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All posts tagged “community”

At CoreOS, we recognized early on that Kubernetes would become the go-to technology for managing containerized infrastructure in production. The project's openness has allowed it to be embraced by a veritable who's-who of technology vendors, integrators, and consumers. In fact, Kubernetes is now one of the fastest-growing projects in the history of open source. Yet while it may be tempting to assume that getting up and running with Kubernetes is as simple as downloading the code and deploying a cluster, the truth is that going this route can be easier said than done.

The container ecosystem is constantly shifting. Open source tools spring up, new startups enter, and major releases of foundational projects introduce new technologies and concepts. Every month there seems to be a new acronym, and to anyone not deeply involved in the ecosystem it can be overwhelming to keep track of how even the most basic of container concepts relate to each other. So we’ve created a document to help others better understand how the major standards and components in the container ecosystem fit together.

Today, along with the rest of the Kubernetes community, we’re cheering the release of Kubernetes 1.8. The momentum within the community continues to grow as organizations embrace Kubernetes as the leading platform for container orchestration, and this release continues the Kubernetes community's commitment to security and extensibility with work on stabilizing existing features, even as new ones are added.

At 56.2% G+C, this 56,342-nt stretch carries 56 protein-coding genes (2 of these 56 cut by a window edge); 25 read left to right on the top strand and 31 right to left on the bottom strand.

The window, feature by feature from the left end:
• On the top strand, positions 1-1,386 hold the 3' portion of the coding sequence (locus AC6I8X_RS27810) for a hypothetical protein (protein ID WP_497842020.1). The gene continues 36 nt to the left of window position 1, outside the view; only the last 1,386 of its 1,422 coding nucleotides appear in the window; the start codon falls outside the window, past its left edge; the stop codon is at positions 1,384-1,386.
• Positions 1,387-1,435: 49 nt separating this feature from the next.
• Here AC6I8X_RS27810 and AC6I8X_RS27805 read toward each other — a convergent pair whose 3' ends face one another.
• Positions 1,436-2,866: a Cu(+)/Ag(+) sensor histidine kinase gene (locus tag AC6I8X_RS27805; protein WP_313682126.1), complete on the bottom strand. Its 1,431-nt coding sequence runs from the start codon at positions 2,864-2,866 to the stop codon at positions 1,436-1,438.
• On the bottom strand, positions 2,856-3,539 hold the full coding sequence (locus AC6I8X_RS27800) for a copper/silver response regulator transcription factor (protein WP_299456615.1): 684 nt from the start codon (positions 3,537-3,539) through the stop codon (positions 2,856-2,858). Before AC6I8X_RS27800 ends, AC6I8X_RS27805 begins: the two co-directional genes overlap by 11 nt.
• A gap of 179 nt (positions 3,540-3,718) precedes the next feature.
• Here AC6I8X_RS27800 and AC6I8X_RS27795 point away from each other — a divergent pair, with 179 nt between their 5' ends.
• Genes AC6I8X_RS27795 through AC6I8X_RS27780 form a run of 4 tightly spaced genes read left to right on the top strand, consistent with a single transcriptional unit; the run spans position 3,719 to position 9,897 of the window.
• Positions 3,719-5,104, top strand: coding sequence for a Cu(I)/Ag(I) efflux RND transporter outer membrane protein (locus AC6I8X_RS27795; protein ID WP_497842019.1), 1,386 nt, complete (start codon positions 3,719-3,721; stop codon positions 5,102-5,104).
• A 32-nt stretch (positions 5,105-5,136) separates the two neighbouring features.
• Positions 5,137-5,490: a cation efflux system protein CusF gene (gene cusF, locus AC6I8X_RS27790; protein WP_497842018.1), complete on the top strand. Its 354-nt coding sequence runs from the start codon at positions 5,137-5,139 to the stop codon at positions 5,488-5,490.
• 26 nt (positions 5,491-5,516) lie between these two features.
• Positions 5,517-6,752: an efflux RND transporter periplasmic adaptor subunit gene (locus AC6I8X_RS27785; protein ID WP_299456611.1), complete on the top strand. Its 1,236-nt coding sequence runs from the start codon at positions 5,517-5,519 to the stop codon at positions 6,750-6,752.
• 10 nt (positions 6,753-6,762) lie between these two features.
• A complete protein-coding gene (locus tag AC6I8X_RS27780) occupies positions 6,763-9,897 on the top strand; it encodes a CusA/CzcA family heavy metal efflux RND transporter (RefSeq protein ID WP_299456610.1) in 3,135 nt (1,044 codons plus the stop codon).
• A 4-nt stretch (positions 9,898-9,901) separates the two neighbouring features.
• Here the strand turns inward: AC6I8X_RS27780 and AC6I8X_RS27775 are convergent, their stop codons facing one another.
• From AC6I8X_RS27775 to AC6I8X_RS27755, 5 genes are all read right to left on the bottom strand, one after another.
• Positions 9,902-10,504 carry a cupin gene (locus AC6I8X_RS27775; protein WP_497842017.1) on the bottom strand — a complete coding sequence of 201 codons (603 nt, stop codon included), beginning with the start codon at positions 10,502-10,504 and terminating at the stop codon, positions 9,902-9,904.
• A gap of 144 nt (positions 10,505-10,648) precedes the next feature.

Kubernetes turns two this month, and there is so much to celebrate! Kubernetes is meeting the critical business needs of some of the world’s largest organizations, and the rate of adoption over the last year has affirmed CoreOS’s commitment to this groundbreaking project. As the creators of the Tectonic enterprise-ready Kubernetes distribution, CoreOS knows none of this would be possible without the upstream community. We’re proud to see the ranks of the Kubernetes community swell by so many talented and passionate people who help drive the project forward.

In 2014 Google packaged their experience building massive and automated container clusters into a remarkable system of open source software known by a Greek word for “helmsman”: Kubernetes. Successor to the internal Borg system and its research-oriented successor, Omega, the introduction of Kubernetes garnered massive interest. The open source project quickly took on new developers outside Google.

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